6 Adelie  Torge…           36.6          17.8              185
 7 Adelie  Torge…           38.7          19                195
 8 Adelie  Torge…           34.4          18.4              184
 9 Adelie  Biscoe           37.8          18.3              174
10 Adelie  Biscoe           35.9          19.2              189
# … with 155 more rows, and 3 more variables: body_mass_g <int>,
#   sex <fct>, year <int>
  select(1:5)
# A tibble: 165 x 5
   species island    bill_length_mm bill_depth_mm flipper_length_mm
   <fct>   <fct>              <dbl>         <dbl>             <int>
 1 Adelie  Torgersen           39.5          17.4               186
 2 Adelie  Torgersen           40.3          18                 195
 3 Adelie  Torgersen           36.7          19.3               193
 4 Adelie  Torgersen           38.9          17.8               181
 5 Adelie  Torgersen           41.1          17.6               182
 6 Adelie  Torgersen           36.6          17.8               185
 7 Adelie  Torgersen           38.7          19                 195
 8 Adelie  Torgersen           34.4          18.4               184
 9 Adelie  Biscoe              37.8          18.3               174
10 Adelie  Biscoe              35.9          19.2               189
# … with 155 more rows
  head(5)
# A tibble: 5 x 5
  species island    bill_length_mm bill_depth_mm flipper_length_mm
  <fct>   <fct>              <dbl>         <dbl>             <int>
1 Adelie  Torgersen           39.5          17.4               186
2 Adelie  Torgersen           40.3          18                 195
3 Adelie  Torgersen           36.7          19.3               193
4 Adelie  Torgersen           38.9          17.8               181
5 Adelie  Torgersen           41.1          17.6               182
}

%L.% prints out timings of each step in the sequence (Not particularly useful for this toy example, but would be for longer running code)

penguins %L.% {
  sex == "female"
  select(1:5) 
  head(5)
} -> z
penguins %L.% {
  sex == "female"
   user  system elapsed 
  0.001   0.000   0.002 
  select(1:5)
   user  system elapsed 
  0.003   0.000   0.003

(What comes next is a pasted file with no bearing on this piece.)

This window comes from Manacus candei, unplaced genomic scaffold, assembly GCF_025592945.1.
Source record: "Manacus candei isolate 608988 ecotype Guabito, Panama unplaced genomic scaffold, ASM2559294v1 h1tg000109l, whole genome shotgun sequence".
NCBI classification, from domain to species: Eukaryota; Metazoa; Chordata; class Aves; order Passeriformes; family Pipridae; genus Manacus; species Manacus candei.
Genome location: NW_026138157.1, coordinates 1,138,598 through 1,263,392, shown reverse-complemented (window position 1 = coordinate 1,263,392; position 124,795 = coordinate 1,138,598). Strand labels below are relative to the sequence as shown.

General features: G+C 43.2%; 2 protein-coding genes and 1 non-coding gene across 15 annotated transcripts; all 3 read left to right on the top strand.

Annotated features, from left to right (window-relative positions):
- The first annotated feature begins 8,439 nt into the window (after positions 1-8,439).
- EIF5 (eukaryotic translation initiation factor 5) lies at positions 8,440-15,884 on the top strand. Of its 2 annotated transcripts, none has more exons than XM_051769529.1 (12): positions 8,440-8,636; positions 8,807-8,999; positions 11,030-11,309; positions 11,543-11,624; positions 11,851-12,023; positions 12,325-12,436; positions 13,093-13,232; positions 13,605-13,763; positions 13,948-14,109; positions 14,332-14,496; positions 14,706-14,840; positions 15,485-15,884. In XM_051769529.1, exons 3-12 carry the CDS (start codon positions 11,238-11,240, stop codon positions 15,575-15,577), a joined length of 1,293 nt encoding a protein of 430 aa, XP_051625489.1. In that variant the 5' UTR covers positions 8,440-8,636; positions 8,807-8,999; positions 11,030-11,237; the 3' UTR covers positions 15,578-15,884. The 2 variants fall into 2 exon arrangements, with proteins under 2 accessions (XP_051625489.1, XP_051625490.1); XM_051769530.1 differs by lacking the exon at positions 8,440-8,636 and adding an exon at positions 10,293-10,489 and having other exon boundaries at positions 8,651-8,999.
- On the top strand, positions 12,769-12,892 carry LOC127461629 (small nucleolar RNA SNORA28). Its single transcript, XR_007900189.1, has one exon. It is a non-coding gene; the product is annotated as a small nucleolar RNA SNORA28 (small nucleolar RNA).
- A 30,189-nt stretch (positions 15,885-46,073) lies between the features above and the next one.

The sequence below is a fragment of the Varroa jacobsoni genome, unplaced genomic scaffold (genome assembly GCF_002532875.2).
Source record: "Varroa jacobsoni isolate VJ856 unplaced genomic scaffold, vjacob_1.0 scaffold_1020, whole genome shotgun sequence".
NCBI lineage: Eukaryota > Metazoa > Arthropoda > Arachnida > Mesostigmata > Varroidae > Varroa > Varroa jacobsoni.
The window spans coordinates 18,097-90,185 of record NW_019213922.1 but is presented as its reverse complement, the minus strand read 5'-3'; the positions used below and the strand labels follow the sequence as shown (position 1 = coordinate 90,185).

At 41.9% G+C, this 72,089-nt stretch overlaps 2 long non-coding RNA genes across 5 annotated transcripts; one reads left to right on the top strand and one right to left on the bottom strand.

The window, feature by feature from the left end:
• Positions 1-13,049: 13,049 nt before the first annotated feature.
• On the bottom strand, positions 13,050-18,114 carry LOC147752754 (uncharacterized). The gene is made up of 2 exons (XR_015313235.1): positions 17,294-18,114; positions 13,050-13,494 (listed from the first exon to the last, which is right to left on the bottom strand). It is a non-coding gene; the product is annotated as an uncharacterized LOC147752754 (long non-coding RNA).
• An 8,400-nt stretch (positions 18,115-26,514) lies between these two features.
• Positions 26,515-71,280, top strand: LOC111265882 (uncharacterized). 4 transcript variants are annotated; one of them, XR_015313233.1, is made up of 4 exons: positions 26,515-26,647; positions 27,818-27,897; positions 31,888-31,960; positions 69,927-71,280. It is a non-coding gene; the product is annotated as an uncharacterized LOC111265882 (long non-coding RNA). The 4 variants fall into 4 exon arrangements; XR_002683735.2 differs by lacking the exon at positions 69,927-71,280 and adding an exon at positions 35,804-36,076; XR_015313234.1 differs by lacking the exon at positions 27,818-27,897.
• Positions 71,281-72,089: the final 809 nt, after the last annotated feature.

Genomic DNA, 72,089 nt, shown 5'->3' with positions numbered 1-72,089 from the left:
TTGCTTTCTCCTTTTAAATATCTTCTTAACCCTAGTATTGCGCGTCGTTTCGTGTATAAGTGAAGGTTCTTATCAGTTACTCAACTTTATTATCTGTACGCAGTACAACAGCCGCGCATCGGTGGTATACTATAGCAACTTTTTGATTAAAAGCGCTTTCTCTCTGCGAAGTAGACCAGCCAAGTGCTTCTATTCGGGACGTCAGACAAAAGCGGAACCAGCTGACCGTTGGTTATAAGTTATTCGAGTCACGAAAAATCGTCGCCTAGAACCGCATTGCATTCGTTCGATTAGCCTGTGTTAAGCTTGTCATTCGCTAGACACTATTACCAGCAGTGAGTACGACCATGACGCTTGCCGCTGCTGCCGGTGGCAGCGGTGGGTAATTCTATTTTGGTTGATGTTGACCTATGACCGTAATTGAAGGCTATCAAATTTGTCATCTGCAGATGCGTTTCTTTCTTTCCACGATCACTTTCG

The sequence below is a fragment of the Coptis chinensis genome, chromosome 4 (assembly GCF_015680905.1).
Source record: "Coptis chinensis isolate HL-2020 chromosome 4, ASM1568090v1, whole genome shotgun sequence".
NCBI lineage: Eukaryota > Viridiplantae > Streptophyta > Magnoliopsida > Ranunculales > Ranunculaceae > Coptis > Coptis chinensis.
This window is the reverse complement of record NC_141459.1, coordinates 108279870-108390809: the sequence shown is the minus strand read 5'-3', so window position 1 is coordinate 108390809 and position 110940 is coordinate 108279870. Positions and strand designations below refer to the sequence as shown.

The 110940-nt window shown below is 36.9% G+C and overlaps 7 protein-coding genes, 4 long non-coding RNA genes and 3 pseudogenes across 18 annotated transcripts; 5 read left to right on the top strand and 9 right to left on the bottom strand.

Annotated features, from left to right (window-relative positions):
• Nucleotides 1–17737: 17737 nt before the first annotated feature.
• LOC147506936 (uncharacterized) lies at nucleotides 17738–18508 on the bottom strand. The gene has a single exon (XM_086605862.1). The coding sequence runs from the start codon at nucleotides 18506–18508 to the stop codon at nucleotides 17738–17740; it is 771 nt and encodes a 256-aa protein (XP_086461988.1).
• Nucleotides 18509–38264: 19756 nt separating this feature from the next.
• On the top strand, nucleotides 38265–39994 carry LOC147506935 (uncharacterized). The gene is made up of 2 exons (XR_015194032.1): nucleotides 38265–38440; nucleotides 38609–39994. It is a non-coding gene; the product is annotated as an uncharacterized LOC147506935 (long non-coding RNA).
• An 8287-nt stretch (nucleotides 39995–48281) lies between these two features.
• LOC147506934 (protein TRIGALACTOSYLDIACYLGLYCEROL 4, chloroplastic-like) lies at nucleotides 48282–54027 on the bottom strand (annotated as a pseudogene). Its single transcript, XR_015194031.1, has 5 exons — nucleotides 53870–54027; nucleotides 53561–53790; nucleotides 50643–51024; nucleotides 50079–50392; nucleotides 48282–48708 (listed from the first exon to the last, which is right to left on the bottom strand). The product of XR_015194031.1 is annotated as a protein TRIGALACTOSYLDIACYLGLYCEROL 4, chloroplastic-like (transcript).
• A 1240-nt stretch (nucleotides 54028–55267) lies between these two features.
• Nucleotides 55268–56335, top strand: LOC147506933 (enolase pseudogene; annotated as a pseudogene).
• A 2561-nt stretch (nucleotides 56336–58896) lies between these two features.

head(5)
   user  system elapsed 
  0.001   0.000   0.000 
}

%F.% lets you assign a function using the nakedpipe syntax:

penguin_func <- . %F.% {
  group_by(species)
  summarise(across(where(is.numeric), ~mean(., na.rm = TRUE)))
  mutate(across(where(is.numeric), round, 2))
}

penguin_func(penguins)
# A tibble: 3 x 6
  species bill_length_mm bill_depth_mm flipper_length_… body_mass_g
  <fct>            <dbl>         <dbl>            <dbl>       <dbl>
1 Adelie            38.8          18.4             190.       3701.
2 Chinst…           48.8          18.4             196.       3733.
3 Gentoo            47.5          15.0             217.       5076.
# … with 1 more variable: year <dbl>

ggplot

nakedpipe also plays well with ggplot:

penguins %.% {
  body_mass_kg = body_mass_g / 1000
  ggplot(aes(body_mass_kg, flipper_length_mm, shape = species, colour = species))
  + geom_point() 
  + labs(y = "Flipper length", x = "Body mass (kg)")
  + theme_minimal()
}

There are some other useful things that nakepipe can do that I haven’t included here, such as %D.% operator for debugging, %..% for even faster performance and even a RStudio addin to convert your magrittr style code to the nakepipe syntax. Pretty cool!

If you’ve found any of these examples interesting, I’d highly recommend you check out the package (https://github.com/moodymudskipper/nakedpipe) and give it a try!

Bache, Stefan Milton, and Hadley Wickham. 2014. Magrittr: A Forward-Pipe Operator for R. https://CRAN.R-project.org/package=magrittr.

Fabri, Antoine. 2020. Nakedpipe: Pipe into a Sequence of Calls Without Repeating the Pipe Symbol. https://github.com/moodymudskipper/nakedpipe.

KB, Gorman, Williams TD, and Fraser WR. 2014. “Ecological Sexual Dimorphism and Environmental Variability Within a Community of Antarctic Penguins (Genus Pygoscelis).” PLoS ONE 9(3) (e90081): –13. https://doi.org/10.1371/journal.pone.0090081.

References

Corrections

If you see mistakes or want to suggest changes, please create an issue on the source repository.

Reuse

Text and figures are licensed under Creative Commons Attribution CC BY 4.0. Source code is available at https://github.com/hfshr/distill_blog, unless otherwise noted. The figures that have been reused from other sources don't fall under this license and can be recognized by a note in their caption: "Figure from ...".

Citation

For attribution, please cite this work as

Fisher (2020, June 21). Harry Fisher: Penguins and nakedpipes. Retrieved from https://hfshr.netlify.app/posts/2020-06-21-penguins-and-nakedpipes/

BibTeX citation

@misc{fisher2020penguins,
  author = {Fisher, Harry},
  title = {Harry Fisher: Penguins and nakedpipes},
  url = {https://hfshr.netlify.app/posts/2020-06-21-penguins-and-nakedpipes/},
  year = {2020}
}